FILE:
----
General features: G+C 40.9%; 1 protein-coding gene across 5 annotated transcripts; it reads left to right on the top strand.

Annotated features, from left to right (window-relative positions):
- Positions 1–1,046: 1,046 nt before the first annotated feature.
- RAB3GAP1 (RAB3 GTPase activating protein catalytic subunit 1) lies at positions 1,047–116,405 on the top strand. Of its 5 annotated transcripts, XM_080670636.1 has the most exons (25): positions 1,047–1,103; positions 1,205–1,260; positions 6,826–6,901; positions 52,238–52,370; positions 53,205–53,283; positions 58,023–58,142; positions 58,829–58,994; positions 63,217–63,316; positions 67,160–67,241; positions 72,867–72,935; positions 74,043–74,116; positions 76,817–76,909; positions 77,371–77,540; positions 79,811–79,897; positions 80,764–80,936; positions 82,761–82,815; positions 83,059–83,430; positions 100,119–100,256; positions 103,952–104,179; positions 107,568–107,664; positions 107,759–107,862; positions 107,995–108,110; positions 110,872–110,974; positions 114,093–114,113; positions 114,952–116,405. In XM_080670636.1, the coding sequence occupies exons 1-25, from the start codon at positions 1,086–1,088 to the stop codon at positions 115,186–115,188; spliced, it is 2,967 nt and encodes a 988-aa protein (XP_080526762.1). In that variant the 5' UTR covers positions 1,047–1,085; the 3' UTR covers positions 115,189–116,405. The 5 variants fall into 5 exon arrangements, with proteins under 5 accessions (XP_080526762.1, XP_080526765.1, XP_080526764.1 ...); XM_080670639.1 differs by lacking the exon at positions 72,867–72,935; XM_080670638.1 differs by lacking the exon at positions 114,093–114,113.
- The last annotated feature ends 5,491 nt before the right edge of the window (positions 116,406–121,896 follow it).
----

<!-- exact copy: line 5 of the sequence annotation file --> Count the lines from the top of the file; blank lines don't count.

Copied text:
- The last annotated feature ends 5,491 nt before the right edge of the window (positions 116,406–121,896 follow it).